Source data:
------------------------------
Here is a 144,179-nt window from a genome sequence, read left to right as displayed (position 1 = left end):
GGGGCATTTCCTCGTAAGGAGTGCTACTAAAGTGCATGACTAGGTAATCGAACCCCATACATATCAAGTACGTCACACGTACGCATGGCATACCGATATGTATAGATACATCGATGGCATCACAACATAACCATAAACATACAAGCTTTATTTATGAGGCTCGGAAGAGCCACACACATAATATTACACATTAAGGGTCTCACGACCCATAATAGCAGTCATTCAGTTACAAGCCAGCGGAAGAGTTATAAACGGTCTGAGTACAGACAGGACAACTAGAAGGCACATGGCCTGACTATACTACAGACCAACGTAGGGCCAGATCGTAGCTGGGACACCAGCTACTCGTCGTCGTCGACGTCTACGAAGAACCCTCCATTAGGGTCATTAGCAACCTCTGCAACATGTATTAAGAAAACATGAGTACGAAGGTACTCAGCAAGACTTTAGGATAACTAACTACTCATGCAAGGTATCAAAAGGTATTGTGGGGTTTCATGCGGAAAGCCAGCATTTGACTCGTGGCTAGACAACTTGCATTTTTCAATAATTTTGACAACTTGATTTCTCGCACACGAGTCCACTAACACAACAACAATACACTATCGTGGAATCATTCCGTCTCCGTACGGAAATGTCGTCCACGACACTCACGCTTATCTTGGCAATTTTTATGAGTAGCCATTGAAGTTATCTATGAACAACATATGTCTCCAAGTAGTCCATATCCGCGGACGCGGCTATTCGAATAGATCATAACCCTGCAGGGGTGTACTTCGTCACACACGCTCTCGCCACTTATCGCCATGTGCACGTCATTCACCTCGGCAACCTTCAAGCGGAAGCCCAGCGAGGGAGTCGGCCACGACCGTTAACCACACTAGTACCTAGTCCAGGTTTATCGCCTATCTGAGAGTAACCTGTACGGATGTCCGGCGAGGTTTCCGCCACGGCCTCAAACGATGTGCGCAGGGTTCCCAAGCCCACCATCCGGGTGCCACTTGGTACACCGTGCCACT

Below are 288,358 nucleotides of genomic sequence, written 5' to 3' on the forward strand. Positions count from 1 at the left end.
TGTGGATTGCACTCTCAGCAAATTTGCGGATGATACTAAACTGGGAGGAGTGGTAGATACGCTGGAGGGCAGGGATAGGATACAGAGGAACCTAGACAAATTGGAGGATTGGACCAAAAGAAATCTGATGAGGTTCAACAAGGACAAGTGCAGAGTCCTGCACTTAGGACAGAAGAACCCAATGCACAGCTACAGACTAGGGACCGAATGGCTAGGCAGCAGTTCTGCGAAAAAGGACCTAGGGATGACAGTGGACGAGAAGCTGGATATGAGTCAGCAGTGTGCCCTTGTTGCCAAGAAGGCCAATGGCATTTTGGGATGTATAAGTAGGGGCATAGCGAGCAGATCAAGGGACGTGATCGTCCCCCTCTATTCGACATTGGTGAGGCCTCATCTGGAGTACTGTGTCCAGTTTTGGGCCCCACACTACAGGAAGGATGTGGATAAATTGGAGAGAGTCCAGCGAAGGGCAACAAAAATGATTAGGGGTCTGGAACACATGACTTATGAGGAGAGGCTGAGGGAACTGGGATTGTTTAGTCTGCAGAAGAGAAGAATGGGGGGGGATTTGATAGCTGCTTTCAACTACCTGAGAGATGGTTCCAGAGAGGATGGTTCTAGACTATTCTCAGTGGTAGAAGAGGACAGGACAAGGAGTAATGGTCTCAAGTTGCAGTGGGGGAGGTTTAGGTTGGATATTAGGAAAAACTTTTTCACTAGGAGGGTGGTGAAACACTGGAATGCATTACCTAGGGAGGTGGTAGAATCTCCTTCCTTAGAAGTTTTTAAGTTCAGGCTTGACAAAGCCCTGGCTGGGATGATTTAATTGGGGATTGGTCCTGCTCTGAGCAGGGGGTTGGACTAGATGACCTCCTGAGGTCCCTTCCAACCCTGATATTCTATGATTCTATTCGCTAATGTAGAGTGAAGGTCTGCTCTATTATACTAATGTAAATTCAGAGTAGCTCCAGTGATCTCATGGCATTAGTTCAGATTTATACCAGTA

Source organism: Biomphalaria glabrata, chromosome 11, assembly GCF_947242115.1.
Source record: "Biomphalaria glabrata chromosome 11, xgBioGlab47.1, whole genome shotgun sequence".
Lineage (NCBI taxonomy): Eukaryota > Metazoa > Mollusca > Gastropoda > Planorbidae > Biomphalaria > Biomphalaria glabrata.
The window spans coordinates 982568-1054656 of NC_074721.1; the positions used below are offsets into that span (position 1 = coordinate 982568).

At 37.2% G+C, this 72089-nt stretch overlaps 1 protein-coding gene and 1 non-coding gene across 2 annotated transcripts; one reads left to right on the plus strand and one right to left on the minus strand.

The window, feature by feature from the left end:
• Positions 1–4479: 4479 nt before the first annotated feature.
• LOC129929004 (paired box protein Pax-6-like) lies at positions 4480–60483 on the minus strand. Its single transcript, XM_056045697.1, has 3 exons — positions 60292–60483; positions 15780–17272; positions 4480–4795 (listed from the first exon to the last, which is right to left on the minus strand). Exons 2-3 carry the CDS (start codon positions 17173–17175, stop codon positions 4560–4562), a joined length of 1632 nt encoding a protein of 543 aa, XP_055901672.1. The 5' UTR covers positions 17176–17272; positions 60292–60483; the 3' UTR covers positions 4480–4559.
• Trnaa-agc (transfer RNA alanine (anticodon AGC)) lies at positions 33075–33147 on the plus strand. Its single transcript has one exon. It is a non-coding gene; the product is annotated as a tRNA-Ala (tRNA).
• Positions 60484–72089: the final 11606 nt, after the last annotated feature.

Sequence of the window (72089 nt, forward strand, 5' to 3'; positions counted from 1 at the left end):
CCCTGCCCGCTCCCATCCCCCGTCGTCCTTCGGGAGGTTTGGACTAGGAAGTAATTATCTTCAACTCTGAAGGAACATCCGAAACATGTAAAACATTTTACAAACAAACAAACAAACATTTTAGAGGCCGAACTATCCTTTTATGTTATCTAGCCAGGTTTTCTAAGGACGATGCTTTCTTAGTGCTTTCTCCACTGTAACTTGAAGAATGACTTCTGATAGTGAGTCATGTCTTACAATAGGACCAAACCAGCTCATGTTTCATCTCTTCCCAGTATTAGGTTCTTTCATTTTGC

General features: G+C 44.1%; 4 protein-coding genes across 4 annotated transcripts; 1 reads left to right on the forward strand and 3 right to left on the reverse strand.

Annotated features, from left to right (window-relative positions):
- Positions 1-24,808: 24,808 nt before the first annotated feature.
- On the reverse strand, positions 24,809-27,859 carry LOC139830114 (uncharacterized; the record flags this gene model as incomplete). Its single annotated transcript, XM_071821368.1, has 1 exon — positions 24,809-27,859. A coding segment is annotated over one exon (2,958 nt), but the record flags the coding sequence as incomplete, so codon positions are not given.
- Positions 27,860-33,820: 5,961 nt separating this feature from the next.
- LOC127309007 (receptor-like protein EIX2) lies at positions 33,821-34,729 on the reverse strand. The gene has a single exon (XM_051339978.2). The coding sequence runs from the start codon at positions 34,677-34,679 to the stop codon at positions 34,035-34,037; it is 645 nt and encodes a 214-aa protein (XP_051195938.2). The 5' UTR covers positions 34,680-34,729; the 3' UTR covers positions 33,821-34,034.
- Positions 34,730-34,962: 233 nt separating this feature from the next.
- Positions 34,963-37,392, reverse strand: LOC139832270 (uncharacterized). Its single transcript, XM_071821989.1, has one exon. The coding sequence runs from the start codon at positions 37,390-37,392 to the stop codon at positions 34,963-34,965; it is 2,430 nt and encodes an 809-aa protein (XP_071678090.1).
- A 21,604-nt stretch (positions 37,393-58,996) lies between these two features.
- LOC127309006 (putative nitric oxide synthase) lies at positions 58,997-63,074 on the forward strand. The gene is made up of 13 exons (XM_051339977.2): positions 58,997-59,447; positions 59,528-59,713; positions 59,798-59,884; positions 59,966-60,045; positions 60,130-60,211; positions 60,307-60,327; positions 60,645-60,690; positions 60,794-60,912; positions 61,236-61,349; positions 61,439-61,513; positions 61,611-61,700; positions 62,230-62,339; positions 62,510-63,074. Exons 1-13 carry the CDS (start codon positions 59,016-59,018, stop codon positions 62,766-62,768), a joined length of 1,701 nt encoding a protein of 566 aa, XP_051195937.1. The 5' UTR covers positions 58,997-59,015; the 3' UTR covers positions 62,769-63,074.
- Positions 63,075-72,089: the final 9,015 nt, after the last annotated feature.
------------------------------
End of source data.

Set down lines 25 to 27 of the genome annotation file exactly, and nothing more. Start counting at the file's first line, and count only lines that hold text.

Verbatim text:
- A 21,604-nt stretch (positions 37,393-58,996) lies between these two features.
- LOC127309006 (putative nitric oxide synthase) lies at positions 58,997-63,074 on the forward strand. The gene is made up of 13 exons (XM_051339977.2): positions 58,997-59,447; positions 59,528-59,713; positions 59,798-59,884; positions 59,966-60,045; positions 60,130-60,211; positions 60,307-60,327; positions 60,645-60,690; positions 60,794-60,912; positions 61,236-61,349; positions 61,439-61,513; positions 61,611-61,700; positions 62,230-62,339; positions 62,510-63,074. Exons 1-13 carry the CDS (start codon positions 59,016-59,018, stop codon positions 62,766-62,768), a joined length of 1,701 nt encoding a protein of 566 aa, XP_051195937.1. The 5' UTR covers positions 58,997-59,015; the 3' UTR covers positions 62,769-63,074.
- Positions 63,075-72,089: the final 9,015 nt, after the last annotated feature.